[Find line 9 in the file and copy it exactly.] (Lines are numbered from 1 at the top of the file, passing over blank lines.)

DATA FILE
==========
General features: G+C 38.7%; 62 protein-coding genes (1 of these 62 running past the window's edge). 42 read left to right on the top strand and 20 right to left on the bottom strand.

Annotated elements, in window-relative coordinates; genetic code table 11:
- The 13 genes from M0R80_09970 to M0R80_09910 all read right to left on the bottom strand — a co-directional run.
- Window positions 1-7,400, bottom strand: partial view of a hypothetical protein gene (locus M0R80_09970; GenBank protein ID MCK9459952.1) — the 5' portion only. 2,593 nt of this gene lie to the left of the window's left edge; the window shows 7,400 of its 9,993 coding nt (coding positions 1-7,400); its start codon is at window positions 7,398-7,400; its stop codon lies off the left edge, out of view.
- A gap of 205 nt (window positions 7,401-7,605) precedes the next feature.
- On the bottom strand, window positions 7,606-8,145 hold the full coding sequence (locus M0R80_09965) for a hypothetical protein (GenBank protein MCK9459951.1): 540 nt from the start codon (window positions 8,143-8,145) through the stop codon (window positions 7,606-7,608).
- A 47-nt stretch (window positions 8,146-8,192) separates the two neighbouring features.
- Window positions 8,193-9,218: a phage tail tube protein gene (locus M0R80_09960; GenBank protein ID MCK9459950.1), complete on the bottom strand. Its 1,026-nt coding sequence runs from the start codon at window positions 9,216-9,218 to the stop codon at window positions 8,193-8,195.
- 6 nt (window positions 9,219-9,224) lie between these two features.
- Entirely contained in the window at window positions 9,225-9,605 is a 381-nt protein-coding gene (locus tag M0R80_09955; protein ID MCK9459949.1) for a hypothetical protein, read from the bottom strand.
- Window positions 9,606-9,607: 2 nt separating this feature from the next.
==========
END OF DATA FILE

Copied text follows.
- 6 nt (window positions 9,219-9,224) lie between these two features.